Another male nurse said that he was sleeping in the Medical Ward when he had a nightmare of a tall man standing over him. “I awoke with a terrible fear and slept no more that night.”
Some old staff also claimed to have encountered ‘ghosts’ during their nightly rounds. One male nurse spoke of ordering a ‘boy’, whom he assumed to be a patient, back to bed, only to have this ‘boy’ vanish before his eyes.
Others claimed that the spirit of a long-dead ‘sister’ wandered about the now-demolished Lady Thompson Ward.
But it’s not only at the Georgetown Hospital that nurses and other staff claimed to have experienced the unknown.
The incident with the ‘child’ in the pink nightgown, for instance, happened at a new hospital. At that hospital, also, a doctor, sleeping in the rest room, awoke to see what appeared to be an elderly man staring at him. He bolted from the room.
And some patients also claimed to have been tormented too.
One woman claimed that a young girl repeatedly stood by her bed, while claiming that the woman was lying in ‘her’ bed.
Hospital staffers have different theories about these incidents.
One claimed that they were caused by ‘spirits of the dead under the influence of the devil.’ And hospitals are places of death. In fact, back in 1991, carpenters uncovered an ancient tomb while doing renovations at the Georgetown Hospital.
Others scoffed and said that they were Christians and didn’t believe in such nonsense.
A psychiatrist had a different explanation. He said that hospital staffers encounter many traumatic situations, including death, when on duty. When they are asleep, these memories surface in their subconscious mind, and manifest themselves in various manners. The nurses who saw the ‘child’ while they were wide awake were told by a senior staffer that they had suffered “mass hysteria.”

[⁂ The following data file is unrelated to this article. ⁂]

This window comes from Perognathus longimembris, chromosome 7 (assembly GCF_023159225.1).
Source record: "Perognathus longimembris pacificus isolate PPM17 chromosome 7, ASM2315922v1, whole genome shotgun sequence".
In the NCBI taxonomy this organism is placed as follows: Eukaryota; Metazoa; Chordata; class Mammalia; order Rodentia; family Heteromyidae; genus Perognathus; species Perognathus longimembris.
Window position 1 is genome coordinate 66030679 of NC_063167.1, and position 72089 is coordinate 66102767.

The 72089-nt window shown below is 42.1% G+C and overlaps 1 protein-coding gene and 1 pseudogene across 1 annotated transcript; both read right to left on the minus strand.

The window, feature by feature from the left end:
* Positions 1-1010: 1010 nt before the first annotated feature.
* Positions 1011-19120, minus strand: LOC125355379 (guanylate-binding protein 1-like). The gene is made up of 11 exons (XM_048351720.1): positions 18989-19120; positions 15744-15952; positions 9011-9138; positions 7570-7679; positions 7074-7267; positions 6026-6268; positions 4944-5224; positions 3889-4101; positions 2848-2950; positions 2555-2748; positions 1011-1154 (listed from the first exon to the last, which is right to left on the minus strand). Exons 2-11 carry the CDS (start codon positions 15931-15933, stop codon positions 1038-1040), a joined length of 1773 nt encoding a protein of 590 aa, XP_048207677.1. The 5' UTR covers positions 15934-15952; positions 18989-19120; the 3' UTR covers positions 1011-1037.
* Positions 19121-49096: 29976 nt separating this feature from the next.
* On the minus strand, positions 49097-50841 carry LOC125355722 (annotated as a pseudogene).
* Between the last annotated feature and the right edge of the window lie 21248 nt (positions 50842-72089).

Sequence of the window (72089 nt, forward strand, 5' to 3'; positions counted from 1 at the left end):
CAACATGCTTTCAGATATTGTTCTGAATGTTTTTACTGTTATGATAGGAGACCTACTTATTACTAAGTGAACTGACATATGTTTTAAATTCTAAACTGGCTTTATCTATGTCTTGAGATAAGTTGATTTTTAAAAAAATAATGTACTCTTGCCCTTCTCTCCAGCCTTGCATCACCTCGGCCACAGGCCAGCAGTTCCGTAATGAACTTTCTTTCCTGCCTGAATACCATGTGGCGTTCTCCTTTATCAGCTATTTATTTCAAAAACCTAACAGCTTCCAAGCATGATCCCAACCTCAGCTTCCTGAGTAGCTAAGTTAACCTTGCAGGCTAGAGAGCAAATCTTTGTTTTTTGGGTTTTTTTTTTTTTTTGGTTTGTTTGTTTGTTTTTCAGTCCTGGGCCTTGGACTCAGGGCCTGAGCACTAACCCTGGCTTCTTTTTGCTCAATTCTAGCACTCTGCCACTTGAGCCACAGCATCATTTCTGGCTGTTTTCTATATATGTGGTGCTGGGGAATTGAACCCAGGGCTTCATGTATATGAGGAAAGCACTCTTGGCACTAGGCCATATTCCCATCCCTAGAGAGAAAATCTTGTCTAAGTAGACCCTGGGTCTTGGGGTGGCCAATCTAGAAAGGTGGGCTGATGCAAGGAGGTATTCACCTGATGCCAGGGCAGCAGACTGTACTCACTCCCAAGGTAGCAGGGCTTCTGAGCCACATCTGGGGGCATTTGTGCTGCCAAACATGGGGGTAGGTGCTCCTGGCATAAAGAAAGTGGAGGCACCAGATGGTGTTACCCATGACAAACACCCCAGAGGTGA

And the victims of ‘the pressing,’ may actually have experienced a phenomenon that scientists call ‘sleep paralysis.’ One website said that sleep paralysis consists of a period of inability to perform voluntary movements either at sleep or upon awakening.
“In some cases…people feel that someone is in the room with them, some experience the feeling that someone or something is sitting on their chest and they feel impending death and suffocation. That has been called the “Hag Phenomena” and has been happening to people over the centuries. These things cause people much anxiety and terror, but there is no physical harm. The hallucinatory element to sleep paralysis makes it even more likely that someone will interpret the experience as a dream, since completely fanciful or dream-like objects may appear in the room alongside one’s normal vision.
Another website said that “some scientists have proposed this condition as an explanation for alien abductions and ghostly encounters.
But whether one chooses to believe in the supernatural or not, one thing is for certain. There are indeed more things in heaven and in earth than are dreamed of in our philosophies.
If you have information about any unusual case, please contact us at our Lot 24 Saffon Street, Charlestown offices.
You can also reach us on telephone numbers 22-58465, 22-58458, 22-58473 or 22-58491, or contact Michael Jordan at [email protected]